The problem with old Lions is the massive void they leave when they've gone.
So said the tribute paid to veteran Brian Hall, who spent 47 years "burning sausages to make our Far North community a better place," for a Lions convention remembrance service.
Brian, who died on August 29, aged 86, was described as a huge inspiration, "especially to young cubs feeling their way into the Lions Club family".
His was a cheerful, welcoming presence, a man who didn't have to say much because he preferred to lead by example.
He was married to his equally diminutive sweetheart Melva for 62 years, and together they raised two sons and a daughter.
He owned and operated a general carrying business in Kaitaia before moving into the concrete industry, but he also had another family, and that was Lions.
Brian joined the Kaitaia club in 1969 and was elected president in 1975. Just two years later he was elected deputy governor of his district, going on to serve three terms as zone chairman and two as regional chairman, attending world conventions in Hawaii and Montreal.
He also racked up 29 district and multi-district conventions, and 26 district cabinet meetings.
In 1992 the couple moved to a new home in Cooper's Beach, and Brian transferred his membership to the Mangonui Lions, where he served as president in 1994 and again in 2006.
He took particular interest in the annual combined Far North Lions fishing competition at Doubtless Bay, volunteering his time to a very busy and demanding event for an unbroken 17 years.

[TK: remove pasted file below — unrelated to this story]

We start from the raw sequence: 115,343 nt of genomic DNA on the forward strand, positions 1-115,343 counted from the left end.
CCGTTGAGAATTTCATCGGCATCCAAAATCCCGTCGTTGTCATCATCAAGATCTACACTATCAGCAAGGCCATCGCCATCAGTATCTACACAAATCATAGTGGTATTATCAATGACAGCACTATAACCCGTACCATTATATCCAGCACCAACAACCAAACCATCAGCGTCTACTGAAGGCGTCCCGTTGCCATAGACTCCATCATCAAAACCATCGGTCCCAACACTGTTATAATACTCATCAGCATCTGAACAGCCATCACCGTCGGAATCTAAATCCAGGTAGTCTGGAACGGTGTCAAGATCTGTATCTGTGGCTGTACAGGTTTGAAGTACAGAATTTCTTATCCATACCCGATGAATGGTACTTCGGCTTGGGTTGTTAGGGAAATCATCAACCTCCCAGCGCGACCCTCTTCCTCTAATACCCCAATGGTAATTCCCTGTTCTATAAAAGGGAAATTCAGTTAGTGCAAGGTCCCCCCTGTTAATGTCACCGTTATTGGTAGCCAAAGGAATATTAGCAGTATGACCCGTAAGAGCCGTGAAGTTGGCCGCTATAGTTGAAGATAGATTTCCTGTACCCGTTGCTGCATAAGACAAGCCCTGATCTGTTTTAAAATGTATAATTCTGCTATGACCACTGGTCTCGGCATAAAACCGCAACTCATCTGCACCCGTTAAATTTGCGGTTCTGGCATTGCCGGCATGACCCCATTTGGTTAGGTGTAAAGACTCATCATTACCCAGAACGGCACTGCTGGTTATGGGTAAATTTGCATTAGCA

"Somehow he also managed to fit in a five-year presidency of the Cooper's Beach Bowling Club," the tribute said.
"A huge number of hours were clocked up on Lions barbecue duties, because Brian was never happier than when wearing an apron and swapping tales with his fellow fundraisers.
"He was always up for any project that would benefit his community, and a great champion of the ideals of the Lions movement.
"As befits an alpha Lion, Brian was a fanatical hunter-gatherer, knocking off deer, pigs, fish, waterfowl and pheasants all over New Zealand.
"They'll be a bit safer now. And we are less for his passing."
Ill health forced Brian and Melva to sell their home earlier this year, and they moved to the Jane Mander Retirement Village in Kamo to be closer to their daughter Coral.